Dredge spoil curb gains

Senate and House panels vote to ban dumping into bay

Final OK thought certain

March 17, 2001|By Michael Dresser | Michael Dresser,SUN STAFF

Two General Assembly committees gave a solid endorsement yesterday to an agreement banning the dumping of muck dredged from the port of Baltimore's shipping channels into the Chesapeake Bay.

The committee action clears the way for the full House and Senate to vote on the measure implementing the pact between the state and environmental groups as early as next week. Passage is virtually certain.

Both the House Environmental Matters Committee and the Senate Economic and Environmental Matters Committee unanimously approved the legislation without any amendments that could disrupt the landmark deal reached by the Maryland Port Administration and Chesapeake Bay Foundation last month.

"It was motherhood and apple pie all rolled into one," said Sen. Brian E. Frosh, sponsor of the Senate bill. "When the port and the bay foundation agree, you know there's a fairly broad consensus."

The deal announced last month, which came after months of negotiations, called for legislation formally banning open-bay dumping except at one site near the mouth of the Gunpowder River. Under the bill, the state would stop using that site no later than 2010.

The bill also would set up an oversight panel that includes environmentalists and citizen groups to recommend a long-term plan for disposing of dredge material.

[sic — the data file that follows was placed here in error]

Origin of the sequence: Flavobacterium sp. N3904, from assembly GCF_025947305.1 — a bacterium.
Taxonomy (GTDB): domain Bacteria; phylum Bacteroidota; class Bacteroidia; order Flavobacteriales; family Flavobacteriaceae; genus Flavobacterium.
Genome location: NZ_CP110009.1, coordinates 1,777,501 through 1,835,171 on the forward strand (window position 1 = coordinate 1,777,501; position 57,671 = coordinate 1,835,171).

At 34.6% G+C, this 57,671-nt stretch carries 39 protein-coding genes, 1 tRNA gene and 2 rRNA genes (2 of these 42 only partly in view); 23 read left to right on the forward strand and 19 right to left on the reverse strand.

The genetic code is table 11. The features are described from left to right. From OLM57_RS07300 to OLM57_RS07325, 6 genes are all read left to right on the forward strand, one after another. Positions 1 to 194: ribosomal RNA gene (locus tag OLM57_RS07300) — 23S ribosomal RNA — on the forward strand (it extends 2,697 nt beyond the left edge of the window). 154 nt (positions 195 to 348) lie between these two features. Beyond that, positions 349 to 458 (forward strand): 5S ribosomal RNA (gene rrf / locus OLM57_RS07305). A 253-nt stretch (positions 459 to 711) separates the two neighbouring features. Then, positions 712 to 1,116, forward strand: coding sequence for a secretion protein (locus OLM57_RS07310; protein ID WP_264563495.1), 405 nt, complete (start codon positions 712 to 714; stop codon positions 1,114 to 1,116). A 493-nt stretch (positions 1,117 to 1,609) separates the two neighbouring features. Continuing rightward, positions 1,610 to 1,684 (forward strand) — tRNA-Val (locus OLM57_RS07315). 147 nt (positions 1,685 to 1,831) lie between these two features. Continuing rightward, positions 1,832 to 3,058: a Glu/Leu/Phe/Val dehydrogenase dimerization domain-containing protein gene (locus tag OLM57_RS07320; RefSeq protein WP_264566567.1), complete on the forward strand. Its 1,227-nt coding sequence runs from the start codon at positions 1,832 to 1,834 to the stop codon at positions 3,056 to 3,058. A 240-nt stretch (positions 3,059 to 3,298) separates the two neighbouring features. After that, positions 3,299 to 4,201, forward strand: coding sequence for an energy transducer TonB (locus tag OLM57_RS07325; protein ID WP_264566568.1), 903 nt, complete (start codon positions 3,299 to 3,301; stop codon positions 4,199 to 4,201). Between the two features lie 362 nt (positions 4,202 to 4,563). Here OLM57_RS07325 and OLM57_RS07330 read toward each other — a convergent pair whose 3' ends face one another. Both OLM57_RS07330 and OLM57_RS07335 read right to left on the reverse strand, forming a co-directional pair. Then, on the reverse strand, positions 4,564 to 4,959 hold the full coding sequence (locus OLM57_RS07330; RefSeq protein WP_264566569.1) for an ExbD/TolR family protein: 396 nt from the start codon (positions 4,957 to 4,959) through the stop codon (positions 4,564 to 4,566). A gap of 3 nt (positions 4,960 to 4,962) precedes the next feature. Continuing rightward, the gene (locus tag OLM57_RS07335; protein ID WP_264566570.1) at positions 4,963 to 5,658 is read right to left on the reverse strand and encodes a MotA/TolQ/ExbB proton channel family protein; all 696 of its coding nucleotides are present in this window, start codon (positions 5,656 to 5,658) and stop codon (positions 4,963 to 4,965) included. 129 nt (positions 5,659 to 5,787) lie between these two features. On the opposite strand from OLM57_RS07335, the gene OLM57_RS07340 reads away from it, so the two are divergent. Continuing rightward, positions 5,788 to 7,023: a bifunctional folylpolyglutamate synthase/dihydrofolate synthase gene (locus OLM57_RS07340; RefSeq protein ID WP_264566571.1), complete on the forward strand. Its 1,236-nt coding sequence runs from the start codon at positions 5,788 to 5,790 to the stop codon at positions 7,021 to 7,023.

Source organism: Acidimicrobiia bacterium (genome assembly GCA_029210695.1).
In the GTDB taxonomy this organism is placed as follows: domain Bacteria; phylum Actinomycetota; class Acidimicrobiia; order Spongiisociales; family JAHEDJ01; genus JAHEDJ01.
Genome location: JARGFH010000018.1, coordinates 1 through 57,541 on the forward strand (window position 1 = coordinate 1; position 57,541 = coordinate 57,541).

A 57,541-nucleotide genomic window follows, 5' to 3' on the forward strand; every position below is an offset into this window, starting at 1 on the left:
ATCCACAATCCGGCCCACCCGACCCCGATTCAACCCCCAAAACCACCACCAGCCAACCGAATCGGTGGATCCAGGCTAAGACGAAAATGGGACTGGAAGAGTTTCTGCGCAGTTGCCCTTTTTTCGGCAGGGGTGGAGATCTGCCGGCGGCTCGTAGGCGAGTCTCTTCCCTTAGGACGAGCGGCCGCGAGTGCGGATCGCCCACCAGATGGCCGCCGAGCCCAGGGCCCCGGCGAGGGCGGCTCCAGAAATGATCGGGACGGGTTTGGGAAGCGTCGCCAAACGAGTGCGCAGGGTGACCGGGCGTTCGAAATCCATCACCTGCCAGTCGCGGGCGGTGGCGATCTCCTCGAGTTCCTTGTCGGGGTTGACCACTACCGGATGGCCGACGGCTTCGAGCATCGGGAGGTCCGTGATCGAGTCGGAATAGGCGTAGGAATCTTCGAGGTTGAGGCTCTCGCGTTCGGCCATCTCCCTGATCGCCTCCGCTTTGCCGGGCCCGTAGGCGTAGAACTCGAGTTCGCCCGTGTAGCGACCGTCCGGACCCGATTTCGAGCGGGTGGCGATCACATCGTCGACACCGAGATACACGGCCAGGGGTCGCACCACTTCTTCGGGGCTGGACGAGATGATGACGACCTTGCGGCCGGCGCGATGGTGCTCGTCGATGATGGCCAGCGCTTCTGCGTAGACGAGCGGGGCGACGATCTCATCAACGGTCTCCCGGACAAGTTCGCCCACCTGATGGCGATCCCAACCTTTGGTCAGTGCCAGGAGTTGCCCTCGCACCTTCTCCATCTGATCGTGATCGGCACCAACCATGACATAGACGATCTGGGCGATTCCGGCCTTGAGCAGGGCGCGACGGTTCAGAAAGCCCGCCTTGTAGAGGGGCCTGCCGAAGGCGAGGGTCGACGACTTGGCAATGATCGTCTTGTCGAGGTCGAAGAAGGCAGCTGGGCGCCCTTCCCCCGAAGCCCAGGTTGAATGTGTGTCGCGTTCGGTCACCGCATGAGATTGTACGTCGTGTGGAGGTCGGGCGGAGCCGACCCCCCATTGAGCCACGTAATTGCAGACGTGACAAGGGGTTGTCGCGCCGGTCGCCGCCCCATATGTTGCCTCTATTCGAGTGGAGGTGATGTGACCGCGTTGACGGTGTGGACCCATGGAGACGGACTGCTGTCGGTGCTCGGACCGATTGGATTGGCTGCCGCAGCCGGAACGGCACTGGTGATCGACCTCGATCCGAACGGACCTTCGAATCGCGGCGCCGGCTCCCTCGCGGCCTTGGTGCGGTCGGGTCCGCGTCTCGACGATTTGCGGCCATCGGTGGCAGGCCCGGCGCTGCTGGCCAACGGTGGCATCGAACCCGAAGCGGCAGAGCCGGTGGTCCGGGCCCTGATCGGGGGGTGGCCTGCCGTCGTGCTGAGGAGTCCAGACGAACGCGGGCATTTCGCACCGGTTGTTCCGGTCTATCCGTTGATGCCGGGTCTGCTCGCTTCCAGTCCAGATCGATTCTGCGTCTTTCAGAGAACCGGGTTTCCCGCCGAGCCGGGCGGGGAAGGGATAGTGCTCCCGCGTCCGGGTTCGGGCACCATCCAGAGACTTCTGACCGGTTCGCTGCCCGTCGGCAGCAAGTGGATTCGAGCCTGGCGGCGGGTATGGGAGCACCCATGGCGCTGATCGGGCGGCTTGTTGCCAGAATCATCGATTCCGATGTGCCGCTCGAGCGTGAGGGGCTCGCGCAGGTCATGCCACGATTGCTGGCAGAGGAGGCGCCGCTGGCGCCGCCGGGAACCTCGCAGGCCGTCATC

In the House committee, Baltimore County Del. Alfred W. Redmer Jr. tried to amend the bill to add more business and labor representation to the board overseeing the dredging agreement. The panel voted that down 11-8 after Chairman Ron Guns warned that it could upset the "delicate balance" of the agreement.

State officials need to find a long-term solution for disposing of an estimated 8 million cubic yards of material dredged from the bottom of the channels leading to the port of Baltimore.

As part of the agreement, the environmental groups have acknowledged the need to find a solution that preserves the economic health of the port as well as the health of the bay.

Port officials and the bay foundation had been at odds over the dredging issue for years until Gov. Parris N. Glendening decided last summer to halt plans to dump dredge spoil at Site 104 north of the Bay Bridge.

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